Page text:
People lie more than most people imagine. I learned that by being in the position of being responsible for everyone in the company. While we have an exceptionally ethical group of people, in all organizations there are dishonest people who have to be dealt with in practical ways. For example, don’t believe most people who are caught being dishonest when they say that they’ve seen the light and will never do it again because chances are they will. Dis-honest people are dangerous, so keeping them around isn’t smart.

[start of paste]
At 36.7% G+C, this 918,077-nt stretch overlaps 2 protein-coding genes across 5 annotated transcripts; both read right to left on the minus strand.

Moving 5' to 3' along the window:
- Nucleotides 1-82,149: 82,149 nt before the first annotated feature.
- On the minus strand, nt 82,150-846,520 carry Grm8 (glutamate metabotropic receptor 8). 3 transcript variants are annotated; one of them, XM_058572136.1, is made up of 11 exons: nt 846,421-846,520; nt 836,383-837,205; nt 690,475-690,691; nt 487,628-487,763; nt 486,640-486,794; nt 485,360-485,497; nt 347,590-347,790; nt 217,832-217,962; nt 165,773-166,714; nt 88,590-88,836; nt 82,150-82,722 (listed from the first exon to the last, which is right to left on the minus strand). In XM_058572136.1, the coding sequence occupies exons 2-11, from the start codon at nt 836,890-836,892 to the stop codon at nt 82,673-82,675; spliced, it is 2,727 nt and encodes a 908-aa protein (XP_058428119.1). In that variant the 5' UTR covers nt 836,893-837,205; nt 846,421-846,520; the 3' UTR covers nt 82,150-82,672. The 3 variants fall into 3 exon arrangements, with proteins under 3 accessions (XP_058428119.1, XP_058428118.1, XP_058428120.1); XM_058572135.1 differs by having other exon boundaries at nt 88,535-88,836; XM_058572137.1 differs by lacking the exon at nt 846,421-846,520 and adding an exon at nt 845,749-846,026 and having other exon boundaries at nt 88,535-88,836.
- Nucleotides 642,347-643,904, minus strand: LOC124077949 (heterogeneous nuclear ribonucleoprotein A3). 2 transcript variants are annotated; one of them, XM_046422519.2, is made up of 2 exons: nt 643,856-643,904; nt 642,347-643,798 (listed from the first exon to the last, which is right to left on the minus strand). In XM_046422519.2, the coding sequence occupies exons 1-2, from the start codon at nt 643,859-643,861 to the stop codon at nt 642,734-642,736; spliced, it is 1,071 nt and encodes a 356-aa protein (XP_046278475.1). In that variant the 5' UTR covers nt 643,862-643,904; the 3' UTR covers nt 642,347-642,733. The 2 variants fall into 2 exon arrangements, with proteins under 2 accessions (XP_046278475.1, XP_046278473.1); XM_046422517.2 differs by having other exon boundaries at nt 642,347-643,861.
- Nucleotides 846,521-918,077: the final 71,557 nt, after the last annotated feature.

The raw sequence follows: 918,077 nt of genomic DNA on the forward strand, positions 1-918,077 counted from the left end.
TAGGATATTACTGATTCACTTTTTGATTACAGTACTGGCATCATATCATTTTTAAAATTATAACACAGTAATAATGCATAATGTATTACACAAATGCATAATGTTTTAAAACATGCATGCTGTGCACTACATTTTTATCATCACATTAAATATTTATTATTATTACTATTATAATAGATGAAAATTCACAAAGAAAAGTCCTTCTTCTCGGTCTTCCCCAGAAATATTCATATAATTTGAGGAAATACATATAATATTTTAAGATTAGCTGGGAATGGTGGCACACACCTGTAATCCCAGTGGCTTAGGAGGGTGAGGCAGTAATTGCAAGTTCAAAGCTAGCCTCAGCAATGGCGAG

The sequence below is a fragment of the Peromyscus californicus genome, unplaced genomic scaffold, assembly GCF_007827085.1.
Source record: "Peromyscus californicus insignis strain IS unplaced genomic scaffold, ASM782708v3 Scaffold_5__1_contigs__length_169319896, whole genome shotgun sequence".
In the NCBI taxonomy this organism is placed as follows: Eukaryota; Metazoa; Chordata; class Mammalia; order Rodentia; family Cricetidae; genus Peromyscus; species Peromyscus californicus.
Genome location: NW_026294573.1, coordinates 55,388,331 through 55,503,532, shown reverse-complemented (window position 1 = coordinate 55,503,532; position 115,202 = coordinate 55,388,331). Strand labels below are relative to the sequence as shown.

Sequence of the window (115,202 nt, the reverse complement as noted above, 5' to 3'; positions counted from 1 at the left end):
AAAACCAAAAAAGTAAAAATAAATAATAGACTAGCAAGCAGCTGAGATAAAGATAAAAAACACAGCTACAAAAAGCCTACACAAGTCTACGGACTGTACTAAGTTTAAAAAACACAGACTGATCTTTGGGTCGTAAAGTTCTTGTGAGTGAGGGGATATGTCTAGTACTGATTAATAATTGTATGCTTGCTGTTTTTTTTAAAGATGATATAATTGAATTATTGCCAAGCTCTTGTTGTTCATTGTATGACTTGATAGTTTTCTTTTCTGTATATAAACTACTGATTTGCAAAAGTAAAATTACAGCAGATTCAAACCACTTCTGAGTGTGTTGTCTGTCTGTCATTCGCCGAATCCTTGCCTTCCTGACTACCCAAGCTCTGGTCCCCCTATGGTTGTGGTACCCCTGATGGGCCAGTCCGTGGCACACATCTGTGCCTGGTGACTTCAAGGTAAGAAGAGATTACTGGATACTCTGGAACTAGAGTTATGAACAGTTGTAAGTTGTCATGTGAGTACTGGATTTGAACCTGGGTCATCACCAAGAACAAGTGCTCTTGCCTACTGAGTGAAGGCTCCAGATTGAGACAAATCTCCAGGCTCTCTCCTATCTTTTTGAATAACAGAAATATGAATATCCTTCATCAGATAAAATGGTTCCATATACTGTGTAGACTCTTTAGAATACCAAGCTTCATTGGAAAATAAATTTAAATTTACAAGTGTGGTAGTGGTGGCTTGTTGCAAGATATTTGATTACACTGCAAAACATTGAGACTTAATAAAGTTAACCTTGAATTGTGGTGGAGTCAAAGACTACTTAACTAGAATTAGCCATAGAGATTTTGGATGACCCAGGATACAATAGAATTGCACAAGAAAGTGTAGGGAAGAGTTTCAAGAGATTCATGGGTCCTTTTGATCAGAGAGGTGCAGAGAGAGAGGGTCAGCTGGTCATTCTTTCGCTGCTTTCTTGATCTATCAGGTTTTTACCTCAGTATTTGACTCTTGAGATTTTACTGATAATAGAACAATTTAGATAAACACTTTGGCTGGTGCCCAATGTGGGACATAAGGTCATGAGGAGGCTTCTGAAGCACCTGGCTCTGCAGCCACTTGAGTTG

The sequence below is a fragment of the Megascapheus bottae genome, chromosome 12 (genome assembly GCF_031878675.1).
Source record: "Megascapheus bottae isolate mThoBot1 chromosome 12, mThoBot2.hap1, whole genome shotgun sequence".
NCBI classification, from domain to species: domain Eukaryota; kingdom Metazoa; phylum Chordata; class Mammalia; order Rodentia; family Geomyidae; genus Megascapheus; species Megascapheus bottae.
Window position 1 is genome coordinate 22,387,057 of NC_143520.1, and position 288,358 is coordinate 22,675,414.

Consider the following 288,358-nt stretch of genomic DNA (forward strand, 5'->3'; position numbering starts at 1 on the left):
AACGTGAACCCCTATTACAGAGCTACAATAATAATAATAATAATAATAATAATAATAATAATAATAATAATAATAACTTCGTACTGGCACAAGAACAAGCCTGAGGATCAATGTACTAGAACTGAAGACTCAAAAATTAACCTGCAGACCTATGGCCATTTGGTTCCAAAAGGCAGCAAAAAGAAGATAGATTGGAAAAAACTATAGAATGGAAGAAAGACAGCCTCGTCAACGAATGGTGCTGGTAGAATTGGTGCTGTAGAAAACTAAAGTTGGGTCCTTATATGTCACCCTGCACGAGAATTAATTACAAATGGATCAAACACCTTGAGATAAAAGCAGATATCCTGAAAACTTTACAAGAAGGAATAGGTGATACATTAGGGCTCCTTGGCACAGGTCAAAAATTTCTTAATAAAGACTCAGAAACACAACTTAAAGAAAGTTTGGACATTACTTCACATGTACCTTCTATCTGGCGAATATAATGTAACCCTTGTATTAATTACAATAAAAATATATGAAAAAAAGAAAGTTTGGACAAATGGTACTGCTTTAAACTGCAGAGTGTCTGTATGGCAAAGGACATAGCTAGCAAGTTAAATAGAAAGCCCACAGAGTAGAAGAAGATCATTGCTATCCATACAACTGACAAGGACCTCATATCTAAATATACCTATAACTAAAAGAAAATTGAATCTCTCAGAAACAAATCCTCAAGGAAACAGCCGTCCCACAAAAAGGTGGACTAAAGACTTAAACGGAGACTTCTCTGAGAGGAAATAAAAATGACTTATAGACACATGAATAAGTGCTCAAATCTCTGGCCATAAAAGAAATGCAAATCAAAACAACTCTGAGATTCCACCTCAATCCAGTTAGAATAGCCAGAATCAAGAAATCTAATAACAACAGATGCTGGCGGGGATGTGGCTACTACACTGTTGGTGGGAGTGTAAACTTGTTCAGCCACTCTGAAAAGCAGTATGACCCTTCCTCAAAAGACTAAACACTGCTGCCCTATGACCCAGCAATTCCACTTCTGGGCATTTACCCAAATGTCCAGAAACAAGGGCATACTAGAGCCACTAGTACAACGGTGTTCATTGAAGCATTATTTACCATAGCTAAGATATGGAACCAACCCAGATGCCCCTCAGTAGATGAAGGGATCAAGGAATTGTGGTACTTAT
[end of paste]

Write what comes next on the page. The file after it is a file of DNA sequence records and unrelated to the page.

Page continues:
At the same time, let’s be practical. If I tried to limit my relation-ships to people who never lied, I’d have nobody to work with. While I have extremely high standards when it comes to integrity, I don’t view it in a black-white, one-strike-and-you’re-out way. I look at the severity, the circumstances, and the patterns to try to understand whether I am dealing with a person who is a habitual liar and will lie to me again, or with a person who is fundamentally honest yet imperfect. I consider the signiﬁcance of the dishonesty itself (Was the person stealing a piece of cake or were they committing a felony?) as well as the nature of our existing relationship (Is it my spouse telling the lie, a casual acquaintance, or an employee?). Treating such cases diﬀerently is appropriate because a basic law of justice is that the punishment should ﬁt the crime.